“It made me the person I am today and I am very thankful for that. She was always pushing me to better and set high standards for myself, so I try to push the players now.
“The only thing that is different (to when Mingnon Du Preez was captain) is just how laid back things are now.
“I don’t want it to be a serious place because then you won’t flourish as a cricket team, you need to enjoy your time with the team and I always say that it should be the best time of your life.
“Growing up in the side, having the experience I had, I knew what was best for the team and I’m trying to implement that now.”
At times Van Niekerk’s on-field persona can seem fiery – she was spotted giving her side some choice words during the T20 Tri-series when South Africa’s bowlers were on the receiving end of two world records scores in a day – the spinner reveals her truer nature is far more relaxed then at first glance.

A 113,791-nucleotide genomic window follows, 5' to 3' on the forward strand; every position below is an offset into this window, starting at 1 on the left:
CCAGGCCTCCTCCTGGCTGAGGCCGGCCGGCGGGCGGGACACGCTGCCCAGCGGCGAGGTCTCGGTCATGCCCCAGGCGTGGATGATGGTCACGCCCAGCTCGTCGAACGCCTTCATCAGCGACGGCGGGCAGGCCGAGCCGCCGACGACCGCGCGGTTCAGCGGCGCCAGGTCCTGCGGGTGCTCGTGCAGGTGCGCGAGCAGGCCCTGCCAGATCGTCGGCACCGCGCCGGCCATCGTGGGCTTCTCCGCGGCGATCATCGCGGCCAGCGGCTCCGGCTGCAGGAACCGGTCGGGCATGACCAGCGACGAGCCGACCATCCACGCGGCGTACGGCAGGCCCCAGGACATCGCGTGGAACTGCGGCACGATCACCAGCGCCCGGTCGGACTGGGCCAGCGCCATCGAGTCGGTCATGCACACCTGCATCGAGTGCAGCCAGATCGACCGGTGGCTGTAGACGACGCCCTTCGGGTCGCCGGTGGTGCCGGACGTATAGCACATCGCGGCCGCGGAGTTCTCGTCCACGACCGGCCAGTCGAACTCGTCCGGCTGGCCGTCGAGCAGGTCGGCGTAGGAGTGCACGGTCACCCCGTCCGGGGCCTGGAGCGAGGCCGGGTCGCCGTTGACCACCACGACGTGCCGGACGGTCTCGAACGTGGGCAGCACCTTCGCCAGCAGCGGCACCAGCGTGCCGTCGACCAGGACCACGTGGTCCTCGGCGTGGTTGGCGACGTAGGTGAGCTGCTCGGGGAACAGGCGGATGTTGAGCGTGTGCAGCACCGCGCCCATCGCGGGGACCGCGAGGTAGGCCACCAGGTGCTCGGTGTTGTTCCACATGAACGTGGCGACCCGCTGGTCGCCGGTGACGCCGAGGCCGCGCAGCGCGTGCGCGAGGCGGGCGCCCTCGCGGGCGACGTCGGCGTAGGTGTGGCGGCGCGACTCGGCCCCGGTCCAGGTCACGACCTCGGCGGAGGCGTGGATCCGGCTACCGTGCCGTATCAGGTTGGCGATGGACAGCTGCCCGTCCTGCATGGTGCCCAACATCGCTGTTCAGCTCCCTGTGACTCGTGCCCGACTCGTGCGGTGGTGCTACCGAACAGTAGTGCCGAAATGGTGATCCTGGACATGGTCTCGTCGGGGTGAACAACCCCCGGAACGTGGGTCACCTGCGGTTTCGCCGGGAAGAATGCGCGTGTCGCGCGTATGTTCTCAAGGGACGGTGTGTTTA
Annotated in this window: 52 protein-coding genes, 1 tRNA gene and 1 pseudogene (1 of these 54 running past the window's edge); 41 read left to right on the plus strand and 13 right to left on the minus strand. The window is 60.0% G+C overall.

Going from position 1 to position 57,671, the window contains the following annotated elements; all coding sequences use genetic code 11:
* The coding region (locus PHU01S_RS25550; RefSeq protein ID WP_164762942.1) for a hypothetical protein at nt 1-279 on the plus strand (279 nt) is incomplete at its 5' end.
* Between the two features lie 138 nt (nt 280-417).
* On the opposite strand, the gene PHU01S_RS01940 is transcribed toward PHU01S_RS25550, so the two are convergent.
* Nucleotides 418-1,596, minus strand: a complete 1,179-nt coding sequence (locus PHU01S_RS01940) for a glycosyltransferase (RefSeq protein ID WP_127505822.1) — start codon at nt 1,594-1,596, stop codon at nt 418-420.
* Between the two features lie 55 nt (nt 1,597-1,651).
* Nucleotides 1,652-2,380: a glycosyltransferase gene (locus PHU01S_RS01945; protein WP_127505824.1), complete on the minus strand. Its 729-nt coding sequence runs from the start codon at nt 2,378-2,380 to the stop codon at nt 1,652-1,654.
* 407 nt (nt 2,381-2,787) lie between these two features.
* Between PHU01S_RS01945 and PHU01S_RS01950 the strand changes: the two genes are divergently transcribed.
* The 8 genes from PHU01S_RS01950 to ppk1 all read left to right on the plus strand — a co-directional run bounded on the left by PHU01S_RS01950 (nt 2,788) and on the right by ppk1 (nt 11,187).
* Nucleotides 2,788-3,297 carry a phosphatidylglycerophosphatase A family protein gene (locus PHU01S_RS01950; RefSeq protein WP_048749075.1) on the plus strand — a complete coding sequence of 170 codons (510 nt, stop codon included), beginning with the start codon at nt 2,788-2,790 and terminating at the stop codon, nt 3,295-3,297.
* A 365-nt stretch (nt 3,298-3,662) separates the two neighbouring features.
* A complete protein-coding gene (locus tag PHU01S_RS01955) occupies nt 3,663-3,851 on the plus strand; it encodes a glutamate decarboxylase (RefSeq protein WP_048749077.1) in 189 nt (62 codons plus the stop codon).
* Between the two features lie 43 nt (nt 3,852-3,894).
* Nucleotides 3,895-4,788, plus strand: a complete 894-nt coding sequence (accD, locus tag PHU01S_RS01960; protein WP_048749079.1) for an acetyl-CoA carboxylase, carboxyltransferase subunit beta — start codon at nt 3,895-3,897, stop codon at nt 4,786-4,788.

3:28 The best of England's innings as they break the Women's T20I record for the second time in a day, smashing 250-3
While other captains have described becoming consumed by the sport after taking on a leadership role, the Sydney Sixes all-rounder believes she is not defined by cricket.
“I don’t take stuff too seriously,” she explains. “I always say cricket is an aspect of my life, it’s not my whole life even though I love what I do.
“If you come in to the team and you’re young you put so much pressure on yourself and there is so much expectation on the team, so from my point of view I try to keep everyone as relaxed as possible.
“What are the odds that you’re part of a game where two teams score world records against you in a day? You have to see the light side of it as well and we did that.